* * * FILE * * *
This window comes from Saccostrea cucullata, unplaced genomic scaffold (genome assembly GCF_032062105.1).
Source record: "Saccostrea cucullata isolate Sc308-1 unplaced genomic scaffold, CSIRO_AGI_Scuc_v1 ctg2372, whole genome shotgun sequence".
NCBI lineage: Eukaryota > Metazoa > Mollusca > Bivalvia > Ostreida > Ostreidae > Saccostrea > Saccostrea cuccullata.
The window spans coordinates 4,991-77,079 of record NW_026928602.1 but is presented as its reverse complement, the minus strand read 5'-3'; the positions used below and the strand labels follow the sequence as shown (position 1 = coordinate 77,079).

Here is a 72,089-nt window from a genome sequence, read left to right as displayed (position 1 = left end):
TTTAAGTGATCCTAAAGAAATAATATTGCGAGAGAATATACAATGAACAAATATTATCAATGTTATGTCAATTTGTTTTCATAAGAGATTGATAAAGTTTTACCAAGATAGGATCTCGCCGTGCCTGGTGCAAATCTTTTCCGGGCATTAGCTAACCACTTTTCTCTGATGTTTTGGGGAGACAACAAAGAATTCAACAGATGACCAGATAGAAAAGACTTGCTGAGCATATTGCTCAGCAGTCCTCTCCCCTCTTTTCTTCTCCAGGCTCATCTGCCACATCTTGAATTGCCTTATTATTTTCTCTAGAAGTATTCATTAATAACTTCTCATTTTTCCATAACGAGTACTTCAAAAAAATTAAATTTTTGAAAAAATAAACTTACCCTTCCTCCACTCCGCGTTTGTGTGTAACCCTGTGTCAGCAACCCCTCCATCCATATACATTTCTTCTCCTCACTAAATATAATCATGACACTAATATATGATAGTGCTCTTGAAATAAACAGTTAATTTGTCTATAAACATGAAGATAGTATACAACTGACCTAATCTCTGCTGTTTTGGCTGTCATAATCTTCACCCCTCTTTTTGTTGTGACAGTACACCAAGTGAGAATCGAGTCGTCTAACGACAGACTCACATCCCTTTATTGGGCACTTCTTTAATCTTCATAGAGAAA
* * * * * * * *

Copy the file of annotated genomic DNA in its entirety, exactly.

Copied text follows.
This window comes from Saccostrea cucullata, unplaced genomic scaffold (genome assembly GCF_032062105.1).
Source record: "Saccostrea cucullata isolate Sc308-1 unplaced genomic scaffold, CSIRO_AGI_Scuc_v1 ctg2372, whole genome shotgun sequence".
NCBI lineage: Eukaryota > Metazoa > Mollusca > Bivalvia > Ostreida > Ostreidae > Saccostrea > Saccostrea cuccullata.
The window spans coordinates 4,991-77,079 of record NW_026928602.1 but is presented as its reverse complement, the minus strand read 5'-3'; the positions used below and the strand labels follow the sequence as shown (position 1 = coordinate 77,079).

Here is a 72,089-nt window from a genome sequence, read left to right as displayed (position 1 = left end):
TTTAAGTGATCCTAAAGAAATAATATTGCGAGAGAATATACAATGAACAAATATTATCAATGTTATGTCAATTTGTTTTCATAAGAGATTGATAAAGTTTTACCAAGATAGGATCTCGCCGTGCCTGGTGCAAATCTTTTCCGGGCATTAGCTAACCACTTTTCTCTGATGTTTTGGGGAGACAACAAAGAATTCAACAGATGACCAGATAGAAAAGACTTGCTGAGCATATTGCTCAGCAGTCCTCTCCCCTCTTTTCTTCTCCAGGCTCATCTGCCACATCTTGAATTGCCTTATTATTTTCTCTAGAAGTATTCATTAATAACTTCTCATTTTTCCATAACGAGTACTTCAAAAAAATTAAATTTTTGAAAAAATAAACTTACCCTTCCTCCACTCCGCGTTTGTGTGTAACCCTGTGTCAGCAACCCCTCCATCCATATACATTTCTTCTCCTCACTAAATATAATCATGACACTAATATATGATAGTGCTCTTGAAATAAACAGTTAATTTGTCTATAAACATGAAGATAGTATACAACTGACCTAATCTCTGCTGTTTTGGCTGTCATAATCTTCACCCCTCTTTTTGTTGTGACAGTACACCAAGTGAGAATCGAGTCGTCTAACGACAGACTCACATCCCTTTATTGGGCACTTCTTTAATCTTCATAGAGAAA